In common with many regional cities in Australia, Maryborough on the central Queensland coast has been saddled with the double whammy of a growing unemployment rate and an aging population – circumstances which lead to many people having restricted means to afford the basic necessities of life.
As a Christian church with a mission heart for helping those in need, LifeChurch at Maryborough in 2008 established the FoodBasket – a low-cost food club that supports families and individuals on low incomes by providing everyday food items and household staples at well below retail prices.
The man in charge of this is Mick Wait, who started as a casual truck driver four years ago and two years later rose to the position of Manager.
Being a former long-distance truck driver, Mick possesses the necessary skills to deliver the goods, as well as a caring heart for helping those in need within his local community. As such, it’s obvious he gains a great deal of satisfaction from doing his job well.
“We’re a ministry of LifeChurch Maryborough and we operate a small retail not-for-profit grocery store,” Mick explains. “Anyone with a Health Care or Pension card is welcome to become a member, which entitles them to shop here. We have lots of either free or really low-cost items available.”
The food items come from a variety of sources, some free and others purchased at low prices, which enables all the operating costs to be covered.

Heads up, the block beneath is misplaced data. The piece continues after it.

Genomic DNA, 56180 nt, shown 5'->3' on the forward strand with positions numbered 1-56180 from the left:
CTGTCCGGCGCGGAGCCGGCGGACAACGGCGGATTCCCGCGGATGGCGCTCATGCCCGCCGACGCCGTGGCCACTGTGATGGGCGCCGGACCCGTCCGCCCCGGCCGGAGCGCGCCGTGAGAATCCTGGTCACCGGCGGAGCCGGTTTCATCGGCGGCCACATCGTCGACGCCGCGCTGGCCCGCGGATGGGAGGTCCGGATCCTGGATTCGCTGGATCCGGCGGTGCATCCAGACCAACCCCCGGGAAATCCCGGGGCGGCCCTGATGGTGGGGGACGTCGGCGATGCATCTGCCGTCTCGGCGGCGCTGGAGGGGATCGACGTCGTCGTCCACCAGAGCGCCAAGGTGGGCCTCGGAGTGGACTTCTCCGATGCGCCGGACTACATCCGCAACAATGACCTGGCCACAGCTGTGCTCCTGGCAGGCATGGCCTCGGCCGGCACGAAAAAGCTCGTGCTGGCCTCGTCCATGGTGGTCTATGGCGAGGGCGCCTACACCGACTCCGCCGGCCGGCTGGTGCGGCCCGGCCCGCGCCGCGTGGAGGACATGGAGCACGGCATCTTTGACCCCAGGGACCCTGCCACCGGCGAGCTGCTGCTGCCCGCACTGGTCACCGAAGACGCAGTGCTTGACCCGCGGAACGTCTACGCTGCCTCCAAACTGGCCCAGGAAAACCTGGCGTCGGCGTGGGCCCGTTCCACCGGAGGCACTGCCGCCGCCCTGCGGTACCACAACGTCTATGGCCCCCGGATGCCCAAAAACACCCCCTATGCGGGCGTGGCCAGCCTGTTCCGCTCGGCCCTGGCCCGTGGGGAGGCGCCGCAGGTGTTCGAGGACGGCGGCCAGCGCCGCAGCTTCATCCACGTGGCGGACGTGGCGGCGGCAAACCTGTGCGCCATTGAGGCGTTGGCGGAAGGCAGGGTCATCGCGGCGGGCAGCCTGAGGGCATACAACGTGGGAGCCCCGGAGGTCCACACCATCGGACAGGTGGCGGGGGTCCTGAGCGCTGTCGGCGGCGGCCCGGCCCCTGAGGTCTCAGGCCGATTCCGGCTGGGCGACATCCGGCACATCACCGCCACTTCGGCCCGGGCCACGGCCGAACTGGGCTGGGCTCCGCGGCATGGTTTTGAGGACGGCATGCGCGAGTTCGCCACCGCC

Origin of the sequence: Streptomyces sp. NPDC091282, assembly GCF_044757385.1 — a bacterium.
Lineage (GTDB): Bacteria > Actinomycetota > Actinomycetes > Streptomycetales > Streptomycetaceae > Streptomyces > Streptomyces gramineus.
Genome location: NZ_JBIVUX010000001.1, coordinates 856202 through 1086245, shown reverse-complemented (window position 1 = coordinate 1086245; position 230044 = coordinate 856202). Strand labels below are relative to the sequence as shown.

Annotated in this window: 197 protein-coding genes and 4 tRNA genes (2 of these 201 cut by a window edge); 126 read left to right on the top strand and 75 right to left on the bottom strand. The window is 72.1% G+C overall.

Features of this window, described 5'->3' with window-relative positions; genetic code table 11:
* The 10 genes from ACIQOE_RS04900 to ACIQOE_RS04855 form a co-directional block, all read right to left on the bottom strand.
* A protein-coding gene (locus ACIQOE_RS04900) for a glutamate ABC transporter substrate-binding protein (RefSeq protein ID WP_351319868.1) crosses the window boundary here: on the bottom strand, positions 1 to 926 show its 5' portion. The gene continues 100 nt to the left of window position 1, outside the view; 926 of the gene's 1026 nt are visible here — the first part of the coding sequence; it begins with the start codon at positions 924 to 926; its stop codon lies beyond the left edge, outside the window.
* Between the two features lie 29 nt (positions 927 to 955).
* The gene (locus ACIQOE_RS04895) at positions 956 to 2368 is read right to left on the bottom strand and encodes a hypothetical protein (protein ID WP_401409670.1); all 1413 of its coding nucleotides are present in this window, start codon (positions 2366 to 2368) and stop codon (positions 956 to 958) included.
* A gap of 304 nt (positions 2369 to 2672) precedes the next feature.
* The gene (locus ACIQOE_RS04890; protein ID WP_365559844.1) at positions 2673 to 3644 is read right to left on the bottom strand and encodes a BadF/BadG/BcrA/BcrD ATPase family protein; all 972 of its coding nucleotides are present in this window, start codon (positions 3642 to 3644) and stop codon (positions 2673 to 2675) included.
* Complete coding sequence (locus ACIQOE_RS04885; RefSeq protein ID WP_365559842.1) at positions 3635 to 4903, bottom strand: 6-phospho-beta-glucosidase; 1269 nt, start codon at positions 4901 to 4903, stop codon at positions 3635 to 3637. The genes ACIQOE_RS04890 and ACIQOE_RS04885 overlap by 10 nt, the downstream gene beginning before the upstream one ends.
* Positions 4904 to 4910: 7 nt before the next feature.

All of the food is transported to the FoodBasket’s Maryborough site from various locations around Brisbane in a Hino 500 Series Standard Cab truck fitted with a 10-pallet refrigerated body. The unit was supplied by Brisbane-based Scully Refrigerated Special Vehicles (Scully RSV) and replaced an older Japanese truck with a six-pallet body.
According to Mick, the new Hino has made a phenomenal difference to the operation due to a number of improvements over the old truck, not least that it can carry nearly twice the cargo while at the same time using precious little more fuel.
Another big plus is that the Carrier refrigeration unit can be plugged into mains power when stationary, enabling the FoodBasket to use the truck as an overflow cold storage facility when it’s not on the road.
“Our previous truck had a six-pallet body with the refrigeration compressor running off the truck’s engine which wasn’t ideal,” Mick explained. “It worked okay while the vehicle was moving but when it was stationary with the engine idling it really didn’t have the capacity to maintain the required temperature, particularly in the middle of summer.
“The new unit has no problems pulling the temperature down, regardless of the freight or the time of year,” he asserts, adding that the difference between the new and previous truck is like chalk and cheese. “Moving to the new truck brought us many benefits most importantly it’s a lot bigger. We’ve gone from a 3.9 tonne payload to 7.0 tonnes with the new Hino.”